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Yves Le Trocquer

From Wikipedia, the free encyclopedia

Yves Marie François Le Trocquer
Yves Le Trocquer.jpg
Deputy of Côtes-du-Nord
In office
16 November 1919 – 30 January 1930
Minister of Public Works &
Minister of Transport
In office
20 January 1920 – 14 June 1924
Preceded byAlbert Claveille
Succeeded byPierre Laval
Senator of Côtes-du-Nord
In office
14 January 1930 – 21 February 1938
Personal details
Born(1877-10-04)4 October 1877
Pontrieux, Côtes-du-Nord, France
Died21 February 1938(1938-02-21) (aged 60)
Paris, France
OccupationEngineer, administrator and politician

Yves Marie François Le Trocquer ( 4 October 1877 – 21 February 1938) was a French civil engineer, administrator and politician. After a career in public works projects he became a technical assistant to several government ministers. He administered the French waterways for military purposes during World War I (1914–18). He was elected Deputy of Côtes-du-Nord in 1919, and from 1920 to 1924 was Minister of Public Works. In 1930 he left the Chamber of Deputies for the Senate, where he served for the remainder of his life.


Early years (1877–1910)

Yves Marie François Le Trocquer was born on 4 October 1877 in Pontrieux, Côtes-du-Nord.[1] When he was two years old his father, a lieutenant in the navy, died on 28 June 1879 aboard the Amiral Charner.[2] Le Trocquer entered the Ecole polytechnique, and after graduation became a member of the Corps des ponts et chaussées. He first worked in the ports of Nantes and Saint-Nazaire, then for the Seine department. He proved very capable both as a technician and as an administrator, and became a chief engineer at the age of 36.[3]

Government appointments (1910–19)

In 1910 Le Trocquer became technical director of the cabinet of Louis Puech, Minister of Public Works. He served in the same role in the successive cabinets of Charles Dumont and Victor Augagneur. He followed Augagneur to the Ministry of Public Education and then the Ministry of the Navy.[3] During World War I (1914–18) in 1915 he was appointed Director of Military Transport and Operation of Waterways, and Director of the National Board of Navigation. For the services he rendered in these positions he was made an Officer of the Legion of Honour. In 1919 he became general director of the cabinet of Jules Cels(fr), Undersecretary of State for the Navy.[3]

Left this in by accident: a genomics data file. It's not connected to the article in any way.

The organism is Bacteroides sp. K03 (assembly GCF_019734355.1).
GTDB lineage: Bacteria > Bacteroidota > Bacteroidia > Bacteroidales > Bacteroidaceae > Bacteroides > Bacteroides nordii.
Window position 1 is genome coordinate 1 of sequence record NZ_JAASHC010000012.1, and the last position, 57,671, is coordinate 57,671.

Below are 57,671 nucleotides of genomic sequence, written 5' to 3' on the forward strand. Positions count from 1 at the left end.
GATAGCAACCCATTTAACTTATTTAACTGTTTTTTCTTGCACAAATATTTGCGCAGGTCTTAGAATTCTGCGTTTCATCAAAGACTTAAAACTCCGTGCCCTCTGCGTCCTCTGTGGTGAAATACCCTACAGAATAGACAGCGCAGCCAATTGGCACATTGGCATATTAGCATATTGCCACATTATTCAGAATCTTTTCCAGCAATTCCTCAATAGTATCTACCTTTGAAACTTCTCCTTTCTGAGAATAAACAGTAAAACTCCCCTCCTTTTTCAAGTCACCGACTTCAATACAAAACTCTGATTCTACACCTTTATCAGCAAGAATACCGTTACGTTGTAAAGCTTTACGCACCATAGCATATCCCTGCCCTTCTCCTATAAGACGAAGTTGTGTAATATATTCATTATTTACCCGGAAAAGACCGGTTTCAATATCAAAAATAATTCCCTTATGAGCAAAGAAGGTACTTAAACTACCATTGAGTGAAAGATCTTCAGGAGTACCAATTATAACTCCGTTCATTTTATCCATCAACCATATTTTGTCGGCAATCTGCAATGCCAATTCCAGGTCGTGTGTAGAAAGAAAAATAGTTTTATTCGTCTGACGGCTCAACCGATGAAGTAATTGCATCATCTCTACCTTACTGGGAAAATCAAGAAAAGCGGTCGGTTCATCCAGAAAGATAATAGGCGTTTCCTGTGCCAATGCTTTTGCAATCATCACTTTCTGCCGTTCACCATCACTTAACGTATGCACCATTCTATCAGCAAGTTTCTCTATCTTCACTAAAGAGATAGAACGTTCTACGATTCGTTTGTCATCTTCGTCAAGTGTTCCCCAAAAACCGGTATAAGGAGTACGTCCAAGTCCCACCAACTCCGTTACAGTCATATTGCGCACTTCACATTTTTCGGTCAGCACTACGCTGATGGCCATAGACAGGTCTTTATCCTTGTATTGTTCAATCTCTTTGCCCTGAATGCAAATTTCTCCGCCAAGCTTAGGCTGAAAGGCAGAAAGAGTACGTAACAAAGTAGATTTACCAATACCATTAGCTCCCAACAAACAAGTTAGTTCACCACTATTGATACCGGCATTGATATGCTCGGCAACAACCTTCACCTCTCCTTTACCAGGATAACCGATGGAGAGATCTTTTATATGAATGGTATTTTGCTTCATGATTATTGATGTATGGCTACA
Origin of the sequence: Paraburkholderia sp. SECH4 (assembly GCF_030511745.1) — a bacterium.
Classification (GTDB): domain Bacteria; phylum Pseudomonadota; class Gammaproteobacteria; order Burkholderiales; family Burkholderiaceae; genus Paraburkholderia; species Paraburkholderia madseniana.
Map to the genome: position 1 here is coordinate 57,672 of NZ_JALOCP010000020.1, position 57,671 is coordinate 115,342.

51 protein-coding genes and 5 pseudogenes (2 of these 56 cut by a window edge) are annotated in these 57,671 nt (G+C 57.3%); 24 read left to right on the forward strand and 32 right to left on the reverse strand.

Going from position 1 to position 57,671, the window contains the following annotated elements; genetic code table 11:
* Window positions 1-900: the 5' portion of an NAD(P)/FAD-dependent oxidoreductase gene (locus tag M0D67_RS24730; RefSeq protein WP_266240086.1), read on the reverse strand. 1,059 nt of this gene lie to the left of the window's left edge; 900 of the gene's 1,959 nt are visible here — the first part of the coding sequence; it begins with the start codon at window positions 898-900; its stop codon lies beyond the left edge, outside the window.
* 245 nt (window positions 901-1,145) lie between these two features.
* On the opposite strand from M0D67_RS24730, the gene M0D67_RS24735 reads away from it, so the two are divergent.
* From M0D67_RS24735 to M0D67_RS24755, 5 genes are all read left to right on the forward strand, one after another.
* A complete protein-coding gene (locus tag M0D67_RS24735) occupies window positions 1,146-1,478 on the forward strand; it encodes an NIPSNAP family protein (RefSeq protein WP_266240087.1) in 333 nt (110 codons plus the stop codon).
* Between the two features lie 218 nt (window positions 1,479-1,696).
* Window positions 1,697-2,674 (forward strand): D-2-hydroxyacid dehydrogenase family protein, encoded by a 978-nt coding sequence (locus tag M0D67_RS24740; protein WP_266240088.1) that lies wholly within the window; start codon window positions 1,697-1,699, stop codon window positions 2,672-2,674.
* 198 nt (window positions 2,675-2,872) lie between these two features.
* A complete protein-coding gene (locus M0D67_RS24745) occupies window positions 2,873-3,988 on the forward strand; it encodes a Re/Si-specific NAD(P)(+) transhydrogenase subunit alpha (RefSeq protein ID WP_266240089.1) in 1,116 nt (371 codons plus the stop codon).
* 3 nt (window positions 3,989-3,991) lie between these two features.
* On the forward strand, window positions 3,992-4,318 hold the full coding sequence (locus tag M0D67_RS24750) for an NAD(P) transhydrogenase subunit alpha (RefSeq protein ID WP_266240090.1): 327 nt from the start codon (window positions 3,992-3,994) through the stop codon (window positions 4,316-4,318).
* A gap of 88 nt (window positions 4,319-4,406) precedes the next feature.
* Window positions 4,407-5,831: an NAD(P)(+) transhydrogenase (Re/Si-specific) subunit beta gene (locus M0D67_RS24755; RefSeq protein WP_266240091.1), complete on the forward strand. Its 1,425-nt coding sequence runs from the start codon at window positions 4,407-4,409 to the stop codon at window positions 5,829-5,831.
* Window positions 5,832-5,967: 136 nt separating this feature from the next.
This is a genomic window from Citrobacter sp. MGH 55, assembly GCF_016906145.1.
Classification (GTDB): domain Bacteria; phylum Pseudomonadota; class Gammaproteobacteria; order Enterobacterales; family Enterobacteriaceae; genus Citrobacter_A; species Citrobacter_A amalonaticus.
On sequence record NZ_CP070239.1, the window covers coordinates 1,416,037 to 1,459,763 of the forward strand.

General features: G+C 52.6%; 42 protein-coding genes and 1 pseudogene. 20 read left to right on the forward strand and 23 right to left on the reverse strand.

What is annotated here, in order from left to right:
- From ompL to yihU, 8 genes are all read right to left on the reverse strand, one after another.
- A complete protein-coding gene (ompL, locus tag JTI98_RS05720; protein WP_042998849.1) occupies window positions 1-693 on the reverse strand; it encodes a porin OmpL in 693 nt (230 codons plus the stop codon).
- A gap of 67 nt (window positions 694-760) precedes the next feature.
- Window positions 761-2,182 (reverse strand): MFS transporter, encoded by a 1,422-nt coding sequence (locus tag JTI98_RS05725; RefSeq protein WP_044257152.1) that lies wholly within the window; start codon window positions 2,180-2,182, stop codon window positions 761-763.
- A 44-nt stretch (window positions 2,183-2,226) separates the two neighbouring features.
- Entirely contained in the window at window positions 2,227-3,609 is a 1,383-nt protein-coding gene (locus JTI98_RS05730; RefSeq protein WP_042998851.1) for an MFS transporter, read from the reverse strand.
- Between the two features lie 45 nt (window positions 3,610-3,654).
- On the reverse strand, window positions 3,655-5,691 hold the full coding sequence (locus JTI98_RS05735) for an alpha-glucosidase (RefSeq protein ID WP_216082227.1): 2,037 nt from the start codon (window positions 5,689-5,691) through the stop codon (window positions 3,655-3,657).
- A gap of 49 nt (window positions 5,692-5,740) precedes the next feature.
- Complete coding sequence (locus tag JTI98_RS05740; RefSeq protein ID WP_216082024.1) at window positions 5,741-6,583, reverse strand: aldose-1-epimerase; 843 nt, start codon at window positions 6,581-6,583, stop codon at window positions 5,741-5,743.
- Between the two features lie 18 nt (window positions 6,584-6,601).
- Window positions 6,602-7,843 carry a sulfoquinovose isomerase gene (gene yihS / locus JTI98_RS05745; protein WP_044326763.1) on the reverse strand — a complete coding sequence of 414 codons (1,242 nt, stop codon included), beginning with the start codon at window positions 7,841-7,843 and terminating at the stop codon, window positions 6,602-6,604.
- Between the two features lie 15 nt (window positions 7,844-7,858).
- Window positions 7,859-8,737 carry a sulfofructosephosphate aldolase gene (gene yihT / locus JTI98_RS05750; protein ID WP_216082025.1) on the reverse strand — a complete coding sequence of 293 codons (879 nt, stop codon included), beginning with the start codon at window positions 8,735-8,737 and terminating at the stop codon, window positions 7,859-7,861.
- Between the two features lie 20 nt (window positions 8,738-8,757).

Deputy (1919–30)

Le Trocquer was elected Deputy of Côtes-du-Nord on 19 November 1919. He sat with the Left Republican group.[4] Soon after being elected Le Trocquer was appointed Undersecretary of State for Liquidation of Stocks in the second cabinet of Georges Clemenceau.[3]

Le Trocquer was next appointed Minister of Public Works in the first cabinet of Alexandre Millerand, and held this position for four and a half years in seven different governments. He oversaw a major post-war reconstruction of railways, waterways and roads in the liberated regions.[3] The railway unions had responded to requests for responsibility by the Minister of Public Works in January 1919 by demanding nationalization of the railways, which the railway executives saw as a revolutionary and anarchic demand. During an early dispute with the railway workers, Le Trocquer supported the railway management. He said in the Chamber, "I am here to have discipline respected. I shall never commit an act which could have as a consequence the weakening of suspension of sanctions pronounced by responsible chiefs for acts of indiscipline."[5]

Le Trocquer and Charles de Lasteyrie leaving the Palais de l'Élysée in September 1922
Le Trocquer and Charles de Lasteyrie leaving the Palais de l'Élysée in September 1922

Le Trocquer estimated that France needed 70 million tons of coal annually, but 1919 production was around 20 million tons and the war-damaged mines of the north were unable to produce more in the short term. Requisition of German coal in lieu of reparations was the obvious solution.[6] In 1922 Le Trocquer warned that in less than ten years Germany would no longer be obliged by treaty to deliver coke. He called for either taking direct control of state mines in the Ruhr or gaining control of the Ruhr coal industry as reparation.[7] Le Trocquer was involved in the 1923 occupation of the Ruhr and the rehabilitation of the Saar mines.[3]